This page contains archived content and is no longer being updated. At the time of publication, it represented the best available science.
1984 - 2014
1984 - 2014
Ice sheets are in perpetual motion, moving constantly downslope like water draining to a river. As global temperatures have climbed, positive feedback loops have accelerated the loss of land-based ice that touches the sea. But new research shows that a negative feedback loop is slowing the sections of the Greenland Ice Sheet that end on land—a sliver of good news for sea level rise.
“Our latest results show that a large sector of the Greenland Ice Sheet that terminates on land has slowed down during the last decade—during a period of sustained warming,” explained lead author Andrew Tedstone, a glaciologist at the University of Edinburgh. “This suggests that further increases in melting will not cause these land-terminating margins of the ice sheet to speed up.” The research was published on October 29, 2015, in Nature.
The Greenland Ice Sheet is an Alaska-sized block of ice that could raise sea levels by 7 meters (23 feet) if it all melted. Measuring the melt rate and motion of the ice sheet helps scientists understand how and when it will affect sea level rise.
The overall mass of the Greenland Ice Sheet has decreased in recent decades as global temperatures have risen, and 60 percent of the loss is due to surface melting. This melt water typically makes its way to where the ice sheet meets the bedrock, where it can “grease the track” so that the ice sheet moves faster toward the sea.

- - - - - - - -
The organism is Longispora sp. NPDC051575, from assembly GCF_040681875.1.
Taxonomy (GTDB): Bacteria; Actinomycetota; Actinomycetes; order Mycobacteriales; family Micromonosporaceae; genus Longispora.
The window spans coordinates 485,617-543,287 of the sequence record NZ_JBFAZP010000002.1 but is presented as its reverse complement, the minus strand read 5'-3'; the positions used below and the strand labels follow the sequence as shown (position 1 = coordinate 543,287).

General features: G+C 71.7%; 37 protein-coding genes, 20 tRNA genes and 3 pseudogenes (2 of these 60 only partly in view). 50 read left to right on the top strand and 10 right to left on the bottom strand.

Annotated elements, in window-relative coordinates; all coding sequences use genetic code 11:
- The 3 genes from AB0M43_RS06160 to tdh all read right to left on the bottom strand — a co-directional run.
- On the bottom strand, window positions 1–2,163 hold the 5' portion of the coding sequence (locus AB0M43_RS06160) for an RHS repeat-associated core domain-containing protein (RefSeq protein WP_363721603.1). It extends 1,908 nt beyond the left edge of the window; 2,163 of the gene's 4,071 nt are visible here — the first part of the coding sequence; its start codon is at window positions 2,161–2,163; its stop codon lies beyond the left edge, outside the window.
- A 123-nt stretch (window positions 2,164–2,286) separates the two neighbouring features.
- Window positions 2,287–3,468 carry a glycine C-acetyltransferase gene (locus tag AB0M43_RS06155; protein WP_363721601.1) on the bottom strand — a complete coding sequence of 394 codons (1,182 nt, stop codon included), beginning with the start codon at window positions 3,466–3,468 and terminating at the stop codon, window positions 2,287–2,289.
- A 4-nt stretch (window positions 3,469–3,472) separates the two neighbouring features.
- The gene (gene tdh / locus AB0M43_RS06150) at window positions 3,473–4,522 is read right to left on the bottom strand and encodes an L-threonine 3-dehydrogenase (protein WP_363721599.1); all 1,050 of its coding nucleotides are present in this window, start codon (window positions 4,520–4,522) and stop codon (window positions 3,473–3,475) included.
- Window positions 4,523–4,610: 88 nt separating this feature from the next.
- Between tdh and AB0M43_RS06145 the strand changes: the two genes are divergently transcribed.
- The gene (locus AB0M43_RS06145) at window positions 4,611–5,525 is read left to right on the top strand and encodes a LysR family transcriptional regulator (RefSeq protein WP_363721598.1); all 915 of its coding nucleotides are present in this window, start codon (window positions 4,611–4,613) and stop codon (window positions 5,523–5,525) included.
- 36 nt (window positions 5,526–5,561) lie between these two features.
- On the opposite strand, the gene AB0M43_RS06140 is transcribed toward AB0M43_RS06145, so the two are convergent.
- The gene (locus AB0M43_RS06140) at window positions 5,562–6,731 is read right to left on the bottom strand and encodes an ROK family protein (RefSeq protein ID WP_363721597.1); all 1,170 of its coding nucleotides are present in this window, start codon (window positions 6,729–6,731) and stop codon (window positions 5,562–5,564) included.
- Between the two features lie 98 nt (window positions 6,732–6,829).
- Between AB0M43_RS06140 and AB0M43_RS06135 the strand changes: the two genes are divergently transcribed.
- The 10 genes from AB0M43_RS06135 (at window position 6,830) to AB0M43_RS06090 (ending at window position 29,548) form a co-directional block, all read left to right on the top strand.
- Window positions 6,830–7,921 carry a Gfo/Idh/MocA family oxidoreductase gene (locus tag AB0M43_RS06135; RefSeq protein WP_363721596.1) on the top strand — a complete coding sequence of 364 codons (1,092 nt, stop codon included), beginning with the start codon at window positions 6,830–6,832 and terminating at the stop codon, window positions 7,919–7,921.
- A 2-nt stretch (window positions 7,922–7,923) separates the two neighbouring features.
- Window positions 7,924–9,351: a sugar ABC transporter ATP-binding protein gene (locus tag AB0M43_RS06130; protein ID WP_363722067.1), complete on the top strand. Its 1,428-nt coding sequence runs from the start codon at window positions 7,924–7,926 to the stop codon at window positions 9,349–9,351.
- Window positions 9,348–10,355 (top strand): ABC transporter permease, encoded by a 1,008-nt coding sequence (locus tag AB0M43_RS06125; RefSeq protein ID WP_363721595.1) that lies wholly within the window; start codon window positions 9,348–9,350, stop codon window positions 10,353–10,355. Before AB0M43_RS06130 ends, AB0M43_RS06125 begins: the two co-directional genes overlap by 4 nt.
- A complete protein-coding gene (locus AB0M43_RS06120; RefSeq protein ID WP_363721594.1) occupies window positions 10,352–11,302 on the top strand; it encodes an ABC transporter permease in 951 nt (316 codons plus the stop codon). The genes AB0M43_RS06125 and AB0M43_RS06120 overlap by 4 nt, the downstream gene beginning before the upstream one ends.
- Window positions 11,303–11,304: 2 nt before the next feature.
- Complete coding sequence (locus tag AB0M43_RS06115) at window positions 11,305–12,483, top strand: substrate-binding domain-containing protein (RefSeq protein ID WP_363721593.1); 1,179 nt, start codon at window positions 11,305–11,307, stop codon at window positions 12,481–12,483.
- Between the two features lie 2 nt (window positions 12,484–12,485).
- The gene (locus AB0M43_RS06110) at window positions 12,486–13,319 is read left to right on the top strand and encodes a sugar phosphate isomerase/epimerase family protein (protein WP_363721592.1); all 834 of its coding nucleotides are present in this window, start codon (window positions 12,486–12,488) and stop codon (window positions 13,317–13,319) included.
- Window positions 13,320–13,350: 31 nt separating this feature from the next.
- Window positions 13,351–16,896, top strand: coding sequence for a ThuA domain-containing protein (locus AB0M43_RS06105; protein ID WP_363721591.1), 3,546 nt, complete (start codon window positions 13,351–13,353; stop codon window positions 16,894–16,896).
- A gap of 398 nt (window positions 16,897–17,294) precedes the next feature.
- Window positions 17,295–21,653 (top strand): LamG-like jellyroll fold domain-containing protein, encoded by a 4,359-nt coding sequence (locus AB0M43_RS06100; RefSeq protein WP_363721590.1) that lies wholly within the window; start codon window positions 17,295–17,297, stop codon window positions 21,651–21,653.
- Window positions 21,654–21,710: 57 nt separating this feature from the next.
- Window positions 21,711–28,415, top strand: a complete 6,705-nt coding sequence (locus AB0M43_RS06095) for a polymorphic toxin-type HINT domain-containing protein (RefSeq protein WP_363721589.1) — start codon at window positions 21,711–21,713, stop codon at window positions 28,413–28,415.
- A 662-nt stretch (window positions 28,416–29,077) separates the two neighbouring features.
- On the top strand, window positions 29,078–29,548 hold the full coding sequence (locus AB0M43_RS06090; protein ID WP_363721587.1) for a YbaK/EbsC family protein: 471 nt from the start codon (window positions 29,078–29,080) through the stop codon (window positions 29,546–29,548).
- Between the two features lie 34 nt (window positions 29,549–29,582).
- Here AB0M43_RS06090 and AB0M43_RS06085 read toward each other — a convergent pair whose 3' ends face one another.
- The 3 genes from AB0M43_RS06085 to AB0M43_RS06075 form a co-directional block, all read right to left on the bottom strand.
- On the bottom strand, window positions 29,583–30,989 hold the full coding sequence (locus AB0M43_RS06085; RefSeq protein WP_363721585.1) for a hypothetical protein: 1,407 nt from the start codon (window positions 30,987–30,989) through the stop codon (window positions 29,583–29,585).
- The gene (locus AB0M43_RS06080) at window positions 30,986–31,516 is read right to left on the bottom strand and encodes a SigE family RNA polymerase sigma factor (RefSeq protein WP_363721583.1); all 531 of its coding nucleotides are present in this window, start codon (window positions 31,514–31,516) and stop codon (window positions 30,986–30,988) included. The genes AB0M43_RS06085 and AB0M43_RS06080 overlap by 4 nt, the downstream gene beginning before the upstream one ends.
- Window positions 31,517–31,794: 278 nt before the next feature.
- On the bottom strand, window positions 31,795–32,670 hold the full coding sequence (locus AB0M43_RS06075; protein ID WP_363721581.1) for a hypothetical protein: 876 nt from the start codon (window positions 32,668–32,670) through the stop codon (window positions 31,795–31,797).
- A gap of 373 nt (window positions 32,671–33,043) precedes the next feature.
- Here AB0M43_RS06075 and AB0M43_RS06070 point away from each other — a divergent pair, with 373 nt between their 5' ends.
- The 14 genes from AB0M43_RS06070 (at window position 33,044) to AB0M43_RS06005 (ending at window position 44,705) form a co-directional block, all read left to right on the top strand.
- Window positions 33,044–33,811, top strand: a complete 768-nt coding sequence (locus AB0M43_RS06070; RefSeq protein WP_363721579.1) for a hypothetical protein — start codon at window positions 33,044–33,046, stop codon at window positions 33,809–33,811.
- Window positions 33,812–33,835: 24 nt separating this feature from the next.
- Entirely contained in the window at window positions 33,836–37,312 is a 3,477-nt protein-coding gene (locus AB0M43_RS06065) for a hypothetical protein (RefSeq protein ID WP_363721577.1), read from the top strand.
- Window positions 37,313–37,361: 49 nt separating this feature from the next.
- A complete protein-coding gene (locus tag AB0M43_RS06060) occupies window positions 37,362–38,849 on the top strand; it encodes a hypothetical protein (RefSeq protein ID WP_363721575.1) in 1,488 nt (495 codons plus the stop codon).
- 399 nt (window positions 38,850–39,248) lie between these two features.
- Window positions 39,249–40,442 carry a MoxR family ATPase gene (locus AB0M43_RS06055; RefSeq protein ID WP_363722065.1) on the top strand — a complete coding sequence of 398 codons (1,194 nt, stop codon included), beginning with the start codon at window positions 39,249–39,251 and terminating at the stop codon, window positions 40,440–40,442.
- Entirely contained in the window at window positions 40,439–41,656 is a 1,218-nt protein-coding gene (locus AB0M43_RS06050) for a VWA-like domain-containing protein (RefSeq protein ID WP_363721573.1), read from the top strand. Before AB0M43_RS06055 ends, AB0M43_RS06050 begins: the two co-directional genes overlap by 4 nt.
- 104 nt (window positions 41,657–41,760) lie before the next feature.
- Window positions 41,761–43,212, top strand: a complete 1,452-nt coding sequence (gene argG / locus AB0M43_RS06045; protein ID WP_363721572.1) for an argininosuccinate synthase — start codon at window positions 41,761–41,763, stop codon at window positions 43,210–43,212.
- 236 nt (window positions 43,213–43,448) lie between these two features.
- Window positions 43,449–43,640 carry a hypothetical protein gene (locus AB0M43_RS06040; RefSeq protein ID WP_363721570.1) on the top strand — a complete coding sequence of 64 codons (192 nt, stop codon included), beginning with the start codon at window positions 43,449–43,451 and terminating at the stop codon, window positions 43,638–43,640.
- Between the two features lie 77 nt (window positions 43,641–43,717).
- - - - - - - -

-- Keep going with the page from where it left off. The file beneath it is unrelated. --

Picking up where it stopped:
Many scientists have advanced the idea that this process is a positive feedback, with greater amounts of melt water causing faster movement of the ice sheet. More recently, however, scientists learned that this motion is seasonal. A large volume of melt water in summer leads to greater lubrication of the ice sheet base, speeding up its flow as expected. But by the end of summer, the melt water has established efficient drainage systems that lessen the impact of the water under the ice sheet (the “grease on the tracks”), and the flow slows down.
The long-term impact of this two-tempo dance has been unclear. Has the ice motion been speeding up, slowing down, or just keeping the status quo?
To peer back in time, the team turned to the Landsat satellites. Using 475 image pairs from Landsats 5, 7, and 8, they analyzed ice sheet motion between 1985 and 2014 across an 8,000 square kilometer (3,100 square mile) region of southwest Greenland where the glaciers and ice sheets end on land. By tracking stable features, such as crevasses, they established that there was a clear regional slowdown.
The slowdown is visible in the map above. Blue areas represent where the ice sheet slowed down; it is measured as a percent change of ice velocity for the period 2007–2014 compared to a 1985–1994 reference period. Reds show areas are where the ice sped up. The velocity of ice along three transects (A, B, and C) are shown in the charts below the map.
The slowdown occurred despite a corresponding 50 percent increase in surface meltwater production between the two periods. This confirmed that there was a slowdown of the land-terminating portions of the ice sheet, despite warming, and a negative feedback loop was at work. To find out more about the cause of this negative feedback loop, read the full Landsat science brief.
NASA images created by Jesse Allen and Joshua Stevens, using data provided by Andrew Tedstone (University of Edinburgh). Caption by Laura Rocchio, adapted for Earth Observatory by Kathryn Hansen.